Sympistis pudorata (Smith, 1893)
Sympistis pudorata is a small moth (FW length 13 - 14 mm) with a mottled gray-brown forewing and banded off-white and dark gray hindwing with a white fringe that flies near timberline in northern Washington and British Columbia. The forewing is slightly variable in color, ranging from smooth to powdery and gray-brown to brown. The median area is darkest and the medial subterminal area is the lightest area. The cell is filled with darker gray-brown in some specimens. The basal, antemedial, and postmedial lines are black, single. The antemedial line is slightly irregular and oriented slightly oblique to the wing axis. The postmedial line is scalloped between veins, excurved near the cell and oblique toward the base below the cell. The postmedial line is pale brown, irregular, and preceded by darker gray. A dark gray median line is usually evident across the wing. The terminal line is a series of dark gray spots. The fringe is gray-brown, very weakly checkered with light and dark. The orbicular and reniform spots are less conspicuous than the lines, outlined in gray, and filled with light gray-brown peripherally and the darker ground color centrally. The orbicular spot is oval and the reniform is kidney-shaped. No claviform spot is evident. The hindwing ground color is brownish off-white, with heavy gray suffusion at the base and gray veins. The dark gray discal spot is partially obscured by the basal suffusion. The marginal band is dark gray to black. The fringe is tricolored with a yellow base, gray median line, and white edge. The head and thorax match the forewing ground. The male antenna is filiform.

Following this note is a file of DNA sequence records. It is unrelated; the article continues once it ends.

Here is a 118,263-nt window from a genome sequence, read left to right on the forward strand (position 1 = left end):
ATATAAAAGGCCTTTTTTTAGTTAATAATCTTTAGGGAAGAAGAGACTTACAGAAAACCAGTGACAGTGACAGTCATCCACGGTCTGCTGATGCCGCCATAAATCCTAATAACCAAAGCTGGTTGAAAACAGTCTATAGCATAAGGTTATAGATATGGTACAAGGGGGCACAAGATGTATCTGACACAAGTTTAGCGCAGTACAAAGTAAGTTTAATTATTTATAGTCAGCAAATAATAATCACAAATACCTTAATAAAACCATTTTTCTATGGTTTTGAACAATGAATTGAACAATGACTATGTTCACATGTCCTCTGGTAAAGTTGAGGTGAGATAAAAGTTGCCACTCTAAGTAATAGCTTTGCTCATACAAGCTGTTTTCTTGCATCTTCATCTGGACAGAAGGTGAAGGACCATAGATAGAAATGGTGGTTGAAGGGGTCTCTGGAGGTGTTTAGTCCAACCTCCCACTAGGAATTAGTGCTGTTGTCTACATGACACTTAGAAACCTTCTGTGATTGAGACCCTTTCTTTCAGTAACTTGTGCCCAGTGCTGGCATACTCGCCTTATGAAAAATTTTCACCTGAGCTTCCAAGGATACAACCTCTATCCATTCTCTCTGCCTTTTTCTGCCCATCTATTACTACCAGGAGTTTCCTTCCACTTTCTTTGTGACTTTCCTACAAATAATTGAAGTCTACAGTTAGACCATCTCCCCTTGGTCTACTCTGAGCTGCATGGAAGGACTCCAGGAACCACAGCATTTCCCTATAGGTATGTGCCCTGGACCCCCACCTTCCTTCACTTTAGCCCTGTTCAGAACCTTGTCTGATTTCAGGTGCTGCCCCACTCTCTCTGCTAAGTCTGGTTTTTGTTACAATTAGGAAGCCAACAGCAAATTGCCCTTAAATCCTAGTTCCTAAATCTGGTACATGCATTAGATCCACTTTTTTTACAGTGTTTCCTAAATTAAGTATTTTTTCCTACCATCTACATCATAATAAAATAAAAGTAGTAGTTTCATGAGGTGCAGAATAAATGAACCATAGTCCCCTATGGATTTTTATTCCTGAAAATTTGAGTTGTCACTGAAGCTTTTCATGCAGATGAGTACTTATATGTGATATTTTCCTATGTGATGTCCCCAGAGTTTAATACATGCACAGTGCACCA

This species can usually be identified without difficulty because it is one the only alpine Sympistis species with a brown forewing and banded hindwing.
The type locality of Oncocnemis pudorata Smith is British Columbia.
This species appears to be rare and sporadic in and near rocky alpine tundra in the northern Cascades and Rocky Mountains. An outbreak of this species occurred at Gott Peak in the early 1990's. It was almost never encountered again at this location during the ensuing two decades.
This species occurs in the mountains of southern British Columbia and northern Washington. The southern limit is the northern Cascade Range in Okanogan County, Washington.
This species has been found in the Rocky Mountains of western Alberta outside of our area.
No information is presently available regarding larval foodplants of this species. The most likely larval host is beardtongue (Penstemon spp.) in the Scrophulariaceae based on the preferences of related species and availability of this plant in the rocky alpine habitat where S. pudorata is found.
This species flies during the summer and has been collected in July and August. It is nocturnal and comes to lights. Occasional specimens fly during the day.